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Junior Coleman Stewart poses with Judy and Andy Stewart after being presented with a ring recognizing his achivement as the 2018 100m backstroke national champion. This was one of many rings commemorating national champions during the fourth annual Wolfpack Games held on Friday, Sept. 28 In the Casey Aquatic Center.

From being the 2014 and 2015 Maryland Swimmer of the Year as a part of the prestigious North Baltimore Athletic Club to being the 2019 ACC Swimmer of the Year and two-time NCAA Champion at NC State, senior Coleman Stewart has always dominated the pools. With his father having swum at Bucknell, his sister Sada having swum at Princeton and his brother Noah swimming for Dartmouth, swimming is in Coleman’s blood, and the accolades show it.

He made an immediate impact his first year on the NC State swim team in 2017, winning ACC Freshman of the Year. He would also earn All-American honors for the 100 backstroke and 200m medley relays and was an ACC champion in the 200m medley relay. 

Stewart’s awards would pile up in the seasons to come. In 2018, he finished with All-American honors in six events and was an NCAA champion in the 100m backstroke, which was the first individual title by NC State since 2006, and 400m medley relay. That year, he also brought home ACC titles in four events: 100m backstroke, 200m backstroke, 400m freestyle relay and 200m medley relay. He did all of this and was only a sophomore. 

In 2019, he finished All-American in seven events and was named the ACC Men’s Swimmer of the Year. He would also take home four more ACC titles in the 100m backstroke, 200m backstroke, 200m medley relay and 400m medley relay.

He has had a strong national and international resume. He competed in the 2016 Olympic Trials before he even arrived at NC State. Stewart would then place ninth overall in the 100m fly in the 2018 Summer Nationals, which qualified him for the 2019 World University Games, where he would end up winning his first international medal. At the World University Games, he placed third in 100m fly and broke a personal record with a time of 52.11. 

And Stewart is not done yet.

“This is my last year, and I have to make this one count,” Stewart said. “Being one of the captains of the team and showing everyone, especially some of the younger guys, what it takes to get better is what I need to do.”

“Complacent” isn’t a word in Stewart’s vocabulary. Stewart expects the best out of a very strong NC State swimming team and wants more trophies for an already highly decorated program.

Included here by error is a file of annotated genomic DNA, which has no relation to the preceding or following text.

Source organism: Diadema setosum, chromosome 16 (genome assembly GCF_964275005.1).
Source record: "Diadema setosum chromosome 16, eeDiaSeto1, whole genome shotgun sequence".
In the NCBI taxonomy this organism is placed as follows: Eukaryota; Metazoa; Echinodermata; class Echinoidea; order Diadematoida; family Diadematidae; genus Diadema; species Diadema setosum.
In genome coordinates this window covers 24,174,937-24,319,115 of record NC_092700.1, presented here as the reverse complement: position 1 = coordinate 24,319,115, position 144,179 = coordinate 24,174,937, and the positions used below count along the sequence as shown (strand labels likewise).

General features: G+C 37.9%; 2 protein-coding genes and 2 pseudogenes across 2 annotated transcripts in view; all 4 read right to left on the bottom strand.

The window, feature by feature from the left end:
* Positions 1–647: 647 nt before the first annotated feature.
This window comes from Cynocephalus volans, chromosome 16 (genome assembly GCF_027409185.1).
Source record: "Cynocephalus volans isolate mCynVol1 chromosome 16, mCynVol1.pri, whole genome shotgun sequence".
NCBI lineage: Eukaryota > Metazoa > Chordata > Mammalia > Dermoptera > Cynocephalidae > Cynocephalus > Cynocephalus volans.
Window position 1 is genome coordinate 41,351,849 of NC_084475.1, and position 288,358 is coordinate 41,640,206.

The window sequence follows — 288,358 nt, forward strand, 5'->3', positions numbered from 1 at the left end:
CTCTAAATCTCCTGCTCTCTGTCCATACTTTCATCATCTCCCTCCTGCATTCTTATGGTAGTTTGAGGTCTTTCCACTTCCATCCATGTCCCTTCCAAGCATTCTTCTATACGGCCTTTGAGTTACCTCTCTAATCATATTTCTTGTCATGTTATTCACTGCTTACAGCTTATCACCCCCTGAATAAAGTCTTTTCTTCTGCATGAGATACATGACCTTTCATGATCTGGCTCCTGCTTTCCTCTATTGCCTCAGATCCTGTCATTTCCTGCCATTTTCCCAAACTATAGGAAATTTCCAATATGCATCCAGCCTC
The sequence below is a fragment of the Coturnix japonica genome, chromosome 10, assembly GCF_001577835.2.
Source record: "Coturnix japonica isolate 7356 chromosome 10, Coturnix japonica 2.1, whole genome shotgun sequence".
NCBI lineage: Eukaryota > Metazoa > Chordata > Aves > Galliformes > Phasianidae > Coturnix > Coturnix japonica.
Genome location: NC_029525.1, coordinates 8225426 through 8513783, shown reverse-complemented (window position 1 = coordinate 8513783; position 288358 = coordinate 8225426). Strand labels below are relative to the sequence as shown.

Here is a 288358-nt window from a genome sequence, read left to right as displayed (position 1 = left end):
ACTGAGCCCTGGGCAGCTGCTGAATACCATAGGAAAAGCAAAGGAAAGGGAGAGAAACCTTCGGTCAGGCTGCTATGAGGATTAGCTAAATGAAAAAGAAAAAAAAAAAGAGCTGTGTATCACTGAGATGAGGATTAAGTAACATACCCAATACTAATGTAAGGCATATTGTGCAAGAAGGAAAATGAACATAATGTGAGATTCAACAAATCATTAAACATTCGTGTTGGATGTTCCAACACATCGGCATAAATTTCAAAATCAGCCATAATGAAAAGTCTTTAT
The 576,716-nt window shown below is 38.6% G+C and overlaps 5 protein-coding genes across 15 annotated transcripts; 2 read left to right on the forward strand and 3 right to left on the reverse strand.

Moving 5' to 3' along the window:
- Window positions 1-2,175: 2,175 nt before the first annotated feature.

“We want to win the rest of the dual meets,” Stewart said. “We want to win ACCs and get top five at NCAAs.” 

The Wolfpack has already won five ACC championships in a row, placing fourth in the NCAA championship last year, but Stewart expects a sixth ACC title in a row and another top-five national finish from the Wolfpack. His strong leadership and four years of experience have made this goal very achievable and is one of the reasons the Wolfpack is the No. 6 men’s team in the country. 

“When I came in here as a freshman, I wasn’t really one of the top dogs, but now since I’ve had four years under my belt and a lot of experience, my role has definitely changed a lot as a leader,” Stewart said. “I come in with a good attitude mostly every day and I work really hard. I try to lead by example and do what I need to do outside of the pool as well, whether it’s eating correctly or just improving attitude.”  

Coleman’s high expectations and standards for himself and his team are what help make him one of the best swimmers in the nation. Not performing his best upsets him, even in practice. 

“When I get frustrated in a workout, I usually shut down and go silent and don’t really talk,” Stewart said. “The coaches have gotten on me a lot this year, but I’m trying to do better about that since I’m a senior.”

Despite coming up just short of another individual NCAA title in the 100 backstroke and finishing in second place, Stewart has another good shot this year to try to take home gold. Having the second-best time in the nation at 44.82, the fastest being 44.48, it wouldn’t be a surprise if his lack of complacency and strong work ethic wins him another NCAA title in the 100 backstroke. 

Stewart has made a huge impact on the NC State swim program. It would not be unlikely to see Stewart appear or even medal in the Olympics someday, joining the ranks of recent Olympic medalists and NC State alumni Ryan Held and Cullen Jones.

Staff Writer

I’m Marty Madar, a sports staff writer for Technician. I am in the class of 2023, majoring in sports management with a minor in journalism. I first joined Technician as a correspondent in August 2019.